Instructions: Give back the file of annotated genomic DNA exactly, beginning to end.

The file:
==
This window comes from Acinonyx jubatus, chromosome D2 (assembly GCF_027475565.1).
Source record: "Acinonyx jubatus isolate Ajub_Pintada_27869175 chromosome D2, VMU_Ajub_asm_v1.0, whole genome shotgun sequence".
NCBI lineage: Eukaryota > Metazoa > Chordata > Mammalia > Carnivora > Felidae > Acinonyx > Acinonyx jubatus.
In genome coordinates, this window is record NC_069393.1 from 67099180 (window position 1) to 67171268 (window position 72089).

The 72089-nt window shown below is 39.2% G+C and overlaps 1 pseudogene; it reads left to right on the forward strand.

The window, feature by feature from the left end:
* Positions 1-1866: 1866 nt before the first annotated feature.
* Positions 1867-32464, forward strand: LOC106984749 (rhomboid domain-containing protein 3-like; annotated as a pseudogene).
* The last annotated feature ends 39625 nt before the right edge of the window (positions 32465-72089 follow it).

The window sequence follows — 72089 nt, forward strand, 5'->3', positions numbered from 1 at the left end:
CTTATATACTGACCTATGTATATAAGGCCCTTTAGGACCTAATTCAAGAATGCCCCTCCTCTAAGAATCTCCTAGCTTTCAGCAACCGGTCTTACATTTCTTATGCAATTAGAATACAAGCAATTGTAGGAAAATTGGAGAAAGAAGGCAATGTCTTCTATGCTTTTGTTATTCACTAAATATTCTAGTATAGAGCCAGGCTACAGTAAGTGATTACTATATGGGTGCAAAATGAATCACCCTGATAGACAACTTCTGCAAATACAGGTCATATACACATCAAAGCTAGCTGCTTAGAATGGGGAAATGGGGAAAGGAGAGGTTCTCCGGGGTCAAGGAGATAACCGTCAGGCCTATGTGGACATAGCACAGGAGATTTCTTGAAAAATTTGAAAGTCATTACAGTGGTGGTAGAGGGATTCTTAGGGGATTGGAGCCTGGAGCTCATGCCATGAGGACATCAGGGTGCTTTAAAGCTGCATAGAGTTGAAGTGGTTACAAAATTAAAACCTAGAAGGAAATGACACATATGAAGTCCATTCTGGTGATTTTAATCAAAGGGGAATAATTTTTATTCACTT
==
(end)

This window comes from Acinonyx jubatus, chromosome D2 (assembly GCF_027475565.1).
Source record: "Acinonyx jubatus isolate Ajub_Pintada_27869175 chromosome D2, VMU_Ajub_asm_v1.0, whole genome shotgun sequence".
NCBI lineage: Eukaryota > Metazoa > Chordata > Mammalia > Carnivora > Felidae > Acinonyx > Acinonyx jubatus.
In genome coordinates, this window is record NC_069393.1 from 67099180 (window position 1) to 67171268 (window position 72089).

The 72089-nt window shown below is 39.2% G+C and overlaps 1 pseudogene; it reads left to right on the forward strand.

The window, feature by feature from the left end:
* Positions 1-1866: 1866 nt before the first annotated feature.
* Positions 1867-32464, forward strand: LOC106984749 (rhomboid domain-containing protein 3-like; annotated as a pseudogene).
* The last annotated feature ends 39625 nt before the right edge of the window (positions 32465-72089 follow it).

The window sequence follows — 72089 nt, forward strand, 5'->3', positions numbered from 1 at the left end:
CTTATATACTGACCTATGTATATAAGGCCCTTTAGGACCTAATTCAAGAATGCCCCTCCTCTAAGAATCTCCTAGCTTTCAGCAACCGGTCTTACATTTCTTATGCAATTAGAATACAAGCAATTGTAGGAAAATTGGAGAAAGAAGGCAATGTCTTCTATGCTTTTGTTATTCACTAAATATTCTAGTATAGAGCCAGGCTACAGTAAGTGATTACTATATGGGTGCAAAATGAATCACCCTGATAGACAACTTCTGCAAATACAGGTCATATACACATCAAAGCTAGCTGCTTAGAATGGGGAAATGGGGAAAGGAGAGGTTCTCCGGGGTCAAGGAGATAACCGTCAGGCCTATGTGGACATAGCACAGGAGATTTCTTGAAAAATTTGAAAGTCATTACAGTGGTGGTAGAGGGATTCTTAGGGGATTGGAGCCTGGAGCTCATGCCATGAGGACATCAGGGTGCTTTAAAGCTGCATAGAGTTGAAGTGGTTACAAAATTAAAACCTAGAAGGAAATGACACATATGAAGTCCATTCTGGTGATTTTAATCAAAGGGGAATAATTTTTATTCACTT